• ‘Iran-ternet’ reportedly set to roll out fully by August

    Iran plans to completely block its citizens from accessing the web by August. By then it hopes to restrict access to its own sanitised, internal Intranet. According to the International Business Times, the first phase of the project will be rolled out in May, during which services from the likes of Yahoo!, Google, and Hotmail will be replaced by Iran Search and Iran email. According to Reza Taghipour, the Iranian minister for...

  • Jeff Jarvis’ ‘Public Parts': Understanding sharing in the digital age

    In his latest book, Public Parts: How Sharing in the Digital Age Improves the Way We Work and Live, Jeff Jarvis traces the relationship between privacy and "publicness" and examines how it has been affected by a number of "new" technologies ranging from Gutenberg’s printing press and the Kodak camera to social networks such as Facebook and Twitter. Through the book, Jarvis argues that technology has always created fears about privacy throughout history. Today there are many advocates for privacy but there are few advocates for publicness. And whether you agree with him or not, it is refreshing to hear...

  • 300 000 Iranian IP addresses stolen

    Almost 300 000 IP addresses originating from Iran applied for access to Google via an illegally obtained digital certificate. The certificate was issued by DigiNotar, a Dutch digital certificate authority. The certificate was rescinded at the end of August, but not before potential damage was done. The IP address list will be handed over to Google so that the search company can inform its clients that a possible email interception occurred during this period. Alongside the emails, possible login cookies may also have been intercepted. Cookies can contain valuable information such as the online activities of the user, this...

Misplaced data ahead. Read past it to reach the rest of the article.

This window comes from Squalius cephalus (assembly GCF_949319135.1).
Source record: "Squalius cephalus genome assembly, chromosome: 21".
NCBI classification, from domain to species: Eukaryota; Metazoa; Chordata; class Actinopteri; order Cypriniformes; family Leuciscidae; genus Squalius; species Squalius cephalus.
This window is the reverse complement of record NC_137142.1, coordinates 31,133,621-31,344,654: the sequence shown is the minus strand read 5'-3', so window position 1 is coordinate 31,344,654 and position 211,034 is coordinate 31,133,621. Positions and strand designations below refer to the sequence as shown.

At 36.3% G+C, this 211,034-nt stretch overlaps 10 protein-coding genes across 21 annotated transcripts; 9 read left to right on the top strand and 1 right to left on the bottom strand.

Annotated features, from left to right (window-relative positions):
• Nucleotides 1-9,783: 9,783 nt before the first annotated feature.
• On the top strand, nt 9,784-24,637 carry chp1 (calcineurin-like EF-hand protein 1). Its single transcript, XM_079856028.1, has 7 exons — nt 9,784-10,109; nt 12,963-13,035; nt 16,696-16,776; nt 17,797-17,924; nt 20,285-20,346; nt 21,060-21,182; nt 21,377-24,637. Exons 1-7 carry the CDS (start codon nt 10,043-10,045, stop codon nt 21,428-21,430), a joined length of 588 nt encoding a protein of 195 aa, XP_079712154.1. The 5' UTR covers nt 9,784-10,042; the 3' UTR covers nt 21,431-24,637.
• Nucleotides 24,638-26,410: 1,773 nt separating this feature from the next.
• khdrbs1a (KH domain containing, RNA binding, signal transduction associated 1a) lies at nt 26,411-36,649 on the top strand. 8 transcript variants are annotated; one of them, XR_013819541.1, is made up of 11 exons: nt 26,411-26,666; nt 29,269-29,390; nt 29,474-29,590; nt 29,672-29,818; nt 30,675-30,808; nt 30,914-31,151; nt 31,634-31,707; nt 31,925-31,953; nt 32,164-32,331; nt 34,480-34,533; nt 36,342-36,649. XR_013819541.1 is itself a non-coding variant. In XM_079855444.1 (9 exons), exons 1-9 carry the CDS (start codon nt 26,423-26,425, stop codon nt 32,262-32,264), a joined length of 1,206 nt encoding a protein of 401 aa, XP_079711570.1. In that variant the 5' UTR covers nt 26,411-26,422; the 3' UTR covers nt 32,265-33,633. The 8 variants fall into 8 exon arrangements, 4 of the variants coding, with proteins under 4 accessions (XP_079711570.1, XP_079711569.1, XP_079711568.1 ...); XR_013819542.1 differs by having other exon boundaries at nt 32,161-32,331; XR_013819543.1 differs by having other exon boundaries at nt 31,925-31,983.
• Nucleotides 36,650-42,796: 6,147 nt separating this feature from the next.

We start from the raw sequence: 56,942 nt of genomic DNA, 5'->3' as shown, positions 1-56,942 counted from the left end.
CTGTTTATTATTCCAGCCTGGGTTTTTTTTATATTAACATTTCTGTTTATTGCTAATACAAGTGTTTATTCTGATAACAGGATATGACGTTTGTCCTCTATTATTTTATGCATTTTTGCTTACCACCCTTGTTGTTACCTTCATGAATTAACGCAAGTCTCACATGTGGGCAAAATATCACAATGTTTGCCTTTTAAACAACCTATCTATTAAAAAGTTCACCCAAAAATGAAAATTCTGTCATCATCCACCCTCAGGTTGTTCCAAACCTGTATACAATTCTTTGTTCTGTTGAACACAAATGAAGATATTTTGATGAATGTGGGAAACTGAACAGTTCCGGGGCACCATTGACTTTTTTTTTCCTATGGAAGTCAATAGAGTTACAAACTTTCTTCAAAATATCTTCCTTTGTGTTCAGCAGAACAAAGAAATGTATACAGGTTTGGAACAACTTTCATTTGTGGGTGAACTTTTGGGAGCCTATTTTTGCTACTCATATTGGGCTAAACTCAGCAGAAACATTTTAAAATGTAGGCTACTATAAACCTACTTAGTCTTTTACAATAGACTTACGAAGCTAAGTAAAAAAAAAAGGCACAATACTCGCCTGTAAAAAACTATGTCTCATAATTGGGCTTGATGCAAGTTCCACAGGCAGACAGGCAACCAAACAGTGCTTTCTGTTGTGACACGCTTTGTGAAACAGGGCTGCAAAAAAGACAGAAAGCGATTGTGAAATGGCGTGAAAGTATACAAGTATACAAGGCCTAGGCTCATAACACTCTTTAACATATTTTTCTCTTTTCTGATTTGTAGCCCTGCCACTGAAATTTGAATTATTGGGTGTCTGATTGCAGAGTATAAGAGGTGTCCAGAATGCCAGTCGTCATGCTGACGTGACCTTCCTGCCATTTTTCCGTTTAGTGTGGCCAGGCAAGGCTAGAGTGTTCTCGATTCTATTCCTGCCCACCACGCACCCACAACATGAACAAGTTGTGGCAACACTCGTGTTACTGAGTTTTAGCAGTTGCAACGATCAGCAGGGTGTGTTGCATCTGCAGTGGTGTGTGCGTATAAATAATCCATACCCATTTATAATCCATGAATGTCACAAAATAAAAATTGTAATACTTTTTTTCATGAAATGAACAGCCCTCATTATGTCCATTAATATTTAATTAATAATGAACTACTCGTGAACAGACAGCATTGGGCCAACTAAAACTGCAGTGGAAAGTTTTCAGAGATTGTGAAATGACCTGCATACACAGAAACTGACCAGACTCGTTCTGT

• A new age in cyber warfare — Anonymous, LulzSec and Stuxnet

    Growing up in the nineties, television and film made me believe that hackers could do anything. I pictured an emaciated Russian teenager typing on the keyboard of his multiple monitor display, green text scrolling down a black screen. Those scrawny fingers could assume identities or muddle up traffic lights. They were the dark practitioners of mysterious arts. Those were the early days of the web, though, when it was all still a bit wild west. It was before the September that never ended. The internet is supposed to be safe and established these days. Surely internet security experts,...

  • Iran’s plan for a second web

    Pop quiz: As an internet user, what is the world's worst country to live in? China with its Great Firewall comes to mind. Or perhaps Cuba, a country that until the end of Fidel Castro's reign in 2008 outlawed laptop computers and mobile phones. But it is in fact the Islamic Republic of Iran -- a country that is the biggest hellhole of internet censorship on the planet. How bad can it be? Well, in the wake of protests following the disputed presidential election on June 12, 2009, Iranian authorities declared all-out war on internet freedom. Intimidation tactics were employed...

  • US push for smash through the great firewall of China